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The Three Es of GenAI

Successful companies know the three Es of GenAI: experiences, efficiencies, and effectiveness.

The world is getting smarter about Generative artificial intelligence. Some enterprises may be just starting with GenAI. Others are farther along the path. We see our clients moving into a new phase with GenAI: shifting from experimentation to real-world use cases and proof of concepts. This evolution shows that GenAI is durable and scalable if done correctly. Successful companies know the three Es of GenAI: experiences, efficiencies, and effectiveness

Our clients say employees are more satisfied with the experience of using GenAI tools when those implementations are easy to use and provide good results. With an excellent user interface, employees can make the most of GenAI solutions and use them to their full potential. 

Ensuring a good user experience requires trust. If business users across the organization do not trust the results of a GenAI model, they will abandon it. To build that trust, you must continually verify the model’s output. GenAI is very capable, but it is prone to hallucinations. Be willing to refine models regularly to keep them valuable and current. Next, the model must be transparent. You must know how it reaches answers rather than accepting results from a “black box” system. Transparency here helps with trust from your team and the trust that you’re following regulatory and legal guardrails.

We have also seen our clients enjoy greater efficiencies with GenAI. This was one of the biggest promises heard when GenAI went mainstream. Rather than taking away jobs, GenAI is taking over menial and repetitive tasks. This frees up employees for more value-driven work and allows them the freedom to be more creative in their positions. You can argue that GenAI is making humans more inventive.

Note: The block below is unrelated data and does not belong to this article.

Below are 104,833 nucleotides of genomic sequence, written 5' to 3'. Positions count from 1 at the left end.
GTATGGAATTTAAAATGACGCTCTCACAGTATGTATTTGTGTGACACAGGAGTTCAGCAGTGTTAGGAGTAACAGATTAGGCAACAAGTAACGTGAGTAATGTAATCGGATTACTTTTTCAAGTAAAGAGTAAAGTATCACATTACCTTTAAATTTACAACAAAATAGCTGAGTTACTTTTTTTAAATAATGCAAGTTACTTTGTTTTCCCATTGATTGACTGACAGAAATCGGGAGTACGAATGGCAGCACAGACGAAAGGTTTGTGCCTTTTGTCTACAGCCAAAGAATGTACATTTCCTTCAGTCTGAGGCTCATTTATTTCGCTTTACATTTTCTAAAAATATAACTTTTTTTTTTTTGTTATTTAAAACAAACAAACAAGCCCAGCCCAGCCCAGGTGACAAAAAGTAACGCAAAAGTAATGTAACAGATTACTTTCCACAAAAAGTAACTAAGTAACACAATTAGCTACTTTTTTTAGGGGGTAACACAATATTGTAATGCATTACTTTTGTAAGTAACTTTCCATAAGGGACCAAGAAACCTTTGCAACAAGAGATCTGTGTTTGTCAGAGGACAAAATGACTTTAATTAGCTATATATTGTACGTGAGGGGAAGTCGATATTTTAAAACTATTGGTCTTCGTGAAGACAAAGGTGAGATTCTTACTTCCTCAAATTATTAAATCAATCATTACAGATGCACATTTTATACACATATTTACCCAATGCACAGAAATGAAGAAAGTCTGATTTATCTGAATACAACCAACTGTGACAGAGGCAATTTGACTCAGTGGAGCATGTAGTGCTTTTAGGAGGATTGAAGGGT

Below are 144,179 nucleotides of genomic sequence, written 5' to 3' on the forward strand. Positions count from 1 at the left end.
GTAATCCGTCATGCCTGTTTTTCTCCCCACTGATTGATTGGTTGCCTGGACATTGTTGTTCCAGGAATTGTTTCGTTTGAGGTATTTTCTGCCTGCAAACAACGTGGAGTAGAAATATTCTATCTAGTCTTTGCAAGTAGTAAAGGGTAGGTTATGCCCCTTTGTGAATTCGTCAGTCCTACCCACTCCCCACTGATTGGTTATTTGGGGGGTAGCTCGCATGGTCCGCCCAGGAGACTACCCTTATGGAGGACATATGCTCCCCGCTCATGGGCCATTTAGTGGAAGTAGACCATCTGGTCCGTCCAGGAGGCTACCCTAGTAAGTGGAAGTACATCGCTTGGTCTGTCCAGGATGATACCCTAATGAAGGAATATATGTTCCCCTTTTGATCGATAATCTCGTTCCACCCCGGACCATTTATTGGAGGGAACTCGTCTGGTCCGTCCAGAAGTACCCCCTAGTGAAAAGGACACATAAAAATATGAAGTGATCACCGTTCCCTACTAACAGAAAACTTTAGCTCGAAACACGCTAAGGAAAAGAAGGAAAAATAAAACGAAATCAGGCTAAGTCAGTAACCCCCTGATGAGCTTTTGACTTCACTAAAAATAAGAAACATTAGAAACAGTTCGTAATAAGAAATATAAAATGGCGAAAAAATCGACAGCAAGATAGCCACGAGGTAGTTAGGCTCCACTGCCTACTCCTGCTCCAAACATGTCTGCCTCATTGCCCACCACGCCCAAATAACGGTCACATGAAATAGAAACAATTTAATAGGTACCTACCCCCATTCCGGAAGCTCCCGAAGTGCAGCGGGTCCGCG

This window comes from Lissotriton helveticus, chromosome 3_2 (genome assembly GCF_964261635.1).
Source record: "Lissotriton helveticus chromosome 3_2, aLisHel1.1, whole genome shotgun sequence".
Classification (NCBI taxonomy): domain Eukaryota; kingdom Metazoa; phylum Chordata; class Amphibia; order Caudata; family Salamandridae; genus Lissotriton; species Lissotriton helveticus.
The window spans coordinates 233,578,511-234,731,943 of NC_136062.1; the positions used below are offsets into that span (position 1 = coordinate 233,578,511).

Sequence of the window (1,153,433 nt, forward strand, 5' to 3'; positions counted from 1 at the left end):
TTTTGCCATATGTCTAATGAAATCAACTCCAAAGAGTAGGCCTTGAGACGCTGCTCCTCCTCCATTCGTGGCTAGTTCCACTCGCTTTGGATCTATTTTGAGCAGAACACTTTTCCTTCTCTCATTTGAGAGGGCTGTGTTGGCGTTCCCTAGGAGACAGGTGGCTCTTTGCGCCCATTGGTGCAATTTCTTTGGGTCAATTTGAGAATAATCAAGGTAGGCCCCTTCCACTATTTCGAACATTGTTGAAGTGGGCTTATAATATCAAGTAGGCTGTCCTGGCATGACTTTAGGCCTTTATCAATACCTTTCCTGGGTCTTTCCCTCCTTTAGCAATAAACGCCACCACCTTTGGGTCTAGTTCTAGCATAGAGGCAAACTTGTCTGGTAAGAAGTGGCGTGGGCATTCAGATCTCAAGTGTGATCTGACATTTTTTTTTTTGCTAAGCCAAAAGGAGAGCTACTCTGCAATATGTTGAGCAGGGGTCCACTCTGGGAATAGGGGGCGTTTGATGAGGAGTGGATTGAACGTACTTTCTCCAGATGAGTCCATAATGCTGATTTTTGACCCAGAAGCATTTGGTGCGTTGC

GenAI is also boosting effectiveness on a larger scale, not just in small teams or business units. This is where the industrialization of GenAI models comes into play. When you have a solution that has proven its worth, you can then scale up and bring that process to more departments across the business. 

Some companies want to try GenAI in too many projects at once. This will often waste valuable capital resources. Instead, companies must have careful discussions and develop a focused number of strategic use cases. The challenge is to make these selections considering expected benefit, time to benefit, cost, and risk. Another factor is choosing a use case with the best potential for scalability and, potentially, monetization. You must be wise with your selections. A trusted GenAI partner can help with this decision process.

Once strategic pilot projects show value, you can expand to further areas of your operation. This is not the result of starting small; it is starting smart. With that mindset, you can industrialize with AI data catalogs, strong query management, or a natural language coding assistant, to name a few profitable examples.

The three Es can also be used to check against your projects. If you are not seeing better experiences, effectiveness, or more efficiencies—then it is time to pivot. This, too, is where an experienced GenAI partner can save your initial and ongoing investments. 

These three Es serve as a valuable checklist for any GenAI investment. Remember that experiences, efficiencies, and effectiveness have an impact beyond that initial use case. They serve as a launch pad for more GenAI implementations. Building trust, working smarter, and getting actionable results raises the value of your employees and your customers.

Picture of Navdeep Chadha
Navdeep Chadha
Navdeep “Navi” Chadha is co-founder and chief technology officer of Axtria, a provider of cloud software and data analytics for the life sciences industry. Axtria helps clients digitally transform their entire product commercialization processes and make data-driven decisions. Navi is a charter member of the N.J.-Philly TiE chapter, earned the Top Industry Leaders Award 2022 from Life Sciences Voice, and was recognized by E&Y as the Entrepreneur of the Year in 2018. For his entrepreneurial achievements, he was honored with the NJTC Private Company of the Year Award, the Deloitte Technology Fast 500 Award, and the Inc. 500 Award.
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